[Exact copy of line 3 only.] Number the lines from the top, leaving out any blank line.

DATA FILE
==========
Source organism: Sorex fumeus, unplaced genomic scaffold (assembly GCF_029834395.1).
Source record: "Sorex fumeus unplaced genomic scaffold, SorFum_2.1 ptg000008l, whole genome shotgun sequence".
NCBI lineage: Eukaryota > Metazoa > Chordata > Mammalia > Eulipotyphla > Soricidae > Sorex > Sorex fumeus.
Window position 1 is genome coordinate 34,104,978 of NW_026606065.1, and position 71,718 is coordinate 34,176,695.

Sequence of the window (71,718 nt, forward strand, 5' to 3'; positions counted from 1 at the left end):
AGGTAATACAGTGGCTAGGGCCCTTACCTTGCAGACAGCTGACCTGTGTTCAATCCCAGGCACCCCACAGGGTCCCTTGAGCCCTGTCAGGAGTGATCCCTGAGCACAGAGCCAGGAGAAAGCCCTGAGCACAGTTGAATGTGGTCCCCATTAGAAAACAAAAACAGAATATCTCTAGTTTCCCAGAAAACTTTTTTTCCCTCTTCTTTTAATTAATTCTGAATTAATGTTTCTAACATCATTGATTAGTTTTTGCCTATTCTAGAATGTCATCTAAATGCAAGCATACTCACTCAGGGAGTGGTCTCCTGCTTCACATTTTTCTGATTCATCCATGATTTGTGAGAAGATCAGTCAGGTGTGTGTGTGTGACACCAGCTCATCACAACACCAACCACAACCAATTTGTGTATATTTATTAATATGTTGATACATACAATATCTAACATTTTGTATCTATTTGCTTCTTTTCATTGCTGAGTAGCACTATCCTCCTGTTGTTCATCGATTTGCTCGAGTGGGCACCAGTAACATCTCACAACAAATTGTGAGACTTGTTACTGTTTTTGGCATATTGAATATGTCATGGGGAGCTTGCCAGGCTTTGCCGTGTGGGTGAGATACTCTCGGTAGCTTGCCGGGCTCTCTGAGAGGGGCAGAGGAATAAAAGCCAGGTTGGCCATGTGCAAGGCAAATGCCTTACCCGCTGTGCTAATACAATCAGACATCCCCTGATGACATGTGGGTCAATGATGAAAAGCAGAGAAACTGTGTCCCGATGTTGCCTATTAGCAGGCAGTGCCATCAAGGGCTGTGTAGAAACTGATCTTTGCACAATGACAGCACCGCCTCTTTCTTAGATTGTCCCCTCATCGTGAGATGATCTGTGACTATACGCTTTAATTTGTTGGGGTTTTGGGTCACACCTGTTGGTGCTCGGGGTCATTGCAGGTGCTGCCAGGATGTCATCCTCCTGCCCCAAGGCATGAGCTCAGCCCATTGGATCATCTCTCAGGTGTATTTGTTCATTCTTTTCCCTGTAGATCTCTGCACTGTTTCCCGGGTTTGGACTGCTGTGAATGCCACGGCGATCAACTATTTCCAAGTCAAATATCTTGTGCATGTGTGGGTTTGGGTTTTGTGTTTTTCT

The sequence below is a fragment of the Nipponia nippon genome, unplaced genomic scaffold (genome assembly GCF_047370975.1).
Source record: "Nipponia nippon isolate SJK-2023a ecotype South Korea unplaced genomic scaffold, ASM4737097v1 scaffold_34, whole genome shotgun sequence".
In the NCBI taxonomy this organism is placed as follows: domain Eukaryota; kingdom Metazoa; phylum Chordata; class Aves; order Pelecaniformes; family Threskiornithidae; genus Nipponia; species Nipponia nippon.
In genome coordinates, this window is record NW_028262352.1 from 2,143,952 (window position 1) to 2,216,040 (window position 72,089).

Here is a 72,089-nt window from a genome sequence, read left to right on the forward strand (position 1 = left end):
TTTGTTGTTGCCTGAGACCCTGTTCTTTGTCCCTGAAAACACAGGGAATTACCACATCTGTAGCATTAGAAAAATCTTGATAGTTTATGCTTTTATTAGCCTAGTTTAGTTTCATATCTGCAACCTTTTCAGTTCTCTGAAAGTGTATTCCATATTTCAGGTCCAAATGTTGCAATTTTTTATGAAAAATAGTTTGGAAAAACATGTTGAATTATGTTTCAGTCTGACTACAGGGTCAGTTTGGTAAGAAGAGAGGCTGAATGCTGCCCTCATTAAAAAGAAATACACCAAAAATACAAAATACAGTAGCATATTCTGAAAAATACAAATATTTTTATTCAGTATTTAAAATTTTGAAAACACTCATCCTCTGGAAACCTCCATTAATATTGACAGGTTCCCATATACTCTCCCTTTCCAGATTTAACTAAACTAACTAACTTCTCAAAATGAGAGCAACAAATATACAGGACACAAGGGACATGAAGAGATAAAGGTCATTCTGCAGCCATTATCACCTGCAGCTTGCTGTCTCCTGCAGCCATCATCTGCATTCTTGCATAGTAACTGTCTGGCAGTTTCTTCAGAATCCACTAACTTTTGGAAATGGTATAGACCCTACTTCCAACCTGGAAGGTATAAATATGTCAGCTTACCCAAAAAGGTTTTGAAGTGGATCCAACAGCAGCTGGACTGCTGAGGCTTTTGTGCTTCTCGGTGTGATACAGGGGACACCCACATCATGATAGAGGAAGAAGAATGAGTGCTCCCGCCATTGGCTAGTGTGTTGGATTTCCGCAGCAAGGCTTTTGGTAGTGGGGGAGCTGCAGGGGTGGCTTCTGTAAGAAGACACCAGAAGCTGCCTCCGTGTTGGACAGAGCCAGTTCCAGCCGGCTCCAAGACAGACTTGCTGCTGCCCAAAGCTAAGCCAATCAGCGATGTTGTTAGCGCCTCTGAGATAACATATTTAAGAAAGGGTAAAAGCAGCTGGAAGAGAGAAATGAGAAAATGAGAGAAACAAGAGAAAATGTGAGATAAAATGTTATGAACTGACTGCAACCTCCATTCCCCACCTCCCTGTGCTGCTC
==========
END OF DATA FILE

NCBI lineage: Eukaryota > Metazoa > Chordata > Mammalia > Eulipotyphla > Soricidae > Sorex > Sorex fumeus.